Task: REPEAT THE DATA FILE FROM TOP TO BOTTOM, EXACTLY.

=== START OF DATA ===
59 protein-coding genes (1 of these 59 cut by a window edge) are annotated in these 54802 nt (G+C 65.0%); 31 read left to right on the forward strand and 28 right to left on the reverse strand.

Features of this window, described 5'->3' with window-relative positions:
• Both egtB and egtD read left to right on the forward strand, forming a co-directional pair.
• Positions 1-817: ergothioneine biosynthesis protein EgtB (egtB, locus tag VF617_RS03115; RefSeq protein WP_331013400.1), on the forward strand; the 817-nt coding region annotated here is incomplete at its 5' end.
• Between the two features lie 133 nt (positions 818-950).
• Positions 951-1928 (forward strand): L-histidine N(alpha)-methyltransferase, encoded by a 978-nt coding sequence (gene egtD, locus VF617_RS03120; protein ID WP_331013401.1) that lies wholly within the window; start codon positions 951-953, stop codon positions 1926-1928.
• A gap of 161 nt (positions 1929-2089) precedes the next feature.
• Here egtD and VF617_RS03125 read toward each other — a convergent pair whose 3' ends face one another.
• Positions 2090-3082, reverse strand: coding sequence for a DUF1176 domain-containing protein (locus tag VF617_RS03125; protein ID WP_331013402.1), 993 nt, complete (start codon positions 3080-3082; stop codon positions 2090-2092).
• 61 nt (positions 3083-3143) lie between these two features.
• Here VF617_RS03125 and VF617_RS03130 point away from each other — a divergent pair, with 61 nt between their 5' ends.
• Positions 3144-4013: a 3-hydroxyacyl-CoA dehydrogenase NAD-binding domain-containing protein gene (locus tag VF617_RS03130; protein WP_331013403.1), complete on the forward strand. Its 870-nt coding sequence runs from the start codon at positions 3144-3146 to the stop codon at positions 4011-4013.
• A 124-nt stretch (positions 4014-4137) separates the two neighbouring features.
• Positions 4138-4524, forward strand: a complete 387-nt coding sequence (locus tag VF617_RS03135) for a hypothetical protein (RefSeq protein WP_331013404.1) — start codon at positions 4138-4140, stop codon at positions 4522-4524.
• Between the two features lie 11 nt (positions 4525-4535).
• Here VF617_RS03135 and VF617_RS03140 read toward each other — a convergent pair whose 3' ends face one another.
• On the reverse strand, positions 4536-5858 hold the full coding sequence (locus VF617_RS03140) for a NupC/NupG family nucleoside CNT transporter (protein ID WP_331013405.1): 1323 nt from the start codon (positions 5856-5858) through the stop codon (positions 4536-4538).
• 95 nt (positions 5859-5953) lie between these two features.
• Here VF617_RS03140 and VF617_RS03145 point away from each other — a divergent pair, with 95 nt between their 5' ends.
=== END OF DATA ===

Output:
59 protein-coding genes (1 of these 59 cut by a window edge) are annotated in these 54802 nt (G+C 65.0%); 31 read left to right on the forward strand and 28 right to left on the reverse strand.

Features of this window, described 5'->3' with window-relative positions:
• Both egtB and egtD read left to right on the forward strand, forming a co-directional pair.
• Positions 1-817: ergothioneine biosynthesis protein EgtB (egtB, locus tag VF617_RS03115; RefSeq protein WP_331013400.1), on the forward strand; the 817-nt coding region annotated here is incomplete at its 5' end.
• Between the two features lie 133 nt (positions 818-950).
• Positions 951-1928 (forward strand): L-histidine N(alpha)-methyltransferase, encoded by a 978-nt coding sequence (gene egtD, locus VF617_RS03120; protein ID WP_331013401.1) that lies wholly within the window; start codon positions 951-953, stop codon positions 1926-1928.
• A gap of 161 nt (positions 1929-2089) precedes the next feature.
• Here egtD and VF617_RS03125 read toward each other — a convergent pair whose 3' ends face one another.
• Positions 2090-3082, reverse strand: coding sequence for a DUF1176 domain-containing protein (locus tag VF617_RS03125; protein ID WP_331013402.1), 993 nt, complete (start codon positions 3080-3082; stop codon positions 2090-2092).
• 61 nt (positions 3083-3143) lie between these two features.
• Here VF617_RS03125 and VF617_RS03130 point away from each other — a divergent pair, with 61 nt between their 5' ends.
• Positions 3144-4013: a 3-hydroxyacyl-CoA dehydrogenase NAD-binding domain-containing protein gene (locus tag VF617_RS03130; protein WP_331013403.1), complete on the forward strand. Its 870-nt coding sequence runs from the start codon at positions 3144-3146 to the stop codon at positions 4011-4013.
• A 124-nt stretch (positions 4014-4137) separates the two neighbouring features.
• Positions 4138-4524, forward strand: a complete 387-nt coding sequence (locus tag VF617_RS03135) for a hypothetical protein (RefSeq protein WP_331013404.1) — start codon at positions 4138-4140, stop codon at positions 4522-4524.
• Between the two features lie 11 nt (positions 4525-4535).
• Here VF617_RS03135 and VF617_RS03140 read toward each other — a convergent pair whose 3' ends face one another.
• On the reverse strand, positions 4536-5858 hold the full coding sequence (locus VF617_RS03140) for a NupC/NupG family nucleoside CNT transporter (protein ID WP_331013405.1): 1323 nt from the start codon (positions 5856-5858) through the stop codon (positions 4536-4538).
• 95 nt (positions 5859-5953) lie between these two features.
• Here VF617_RS03140 and VF617_RS03145 point away from each other — a divergent pair, with 95 nt between their 5' ends.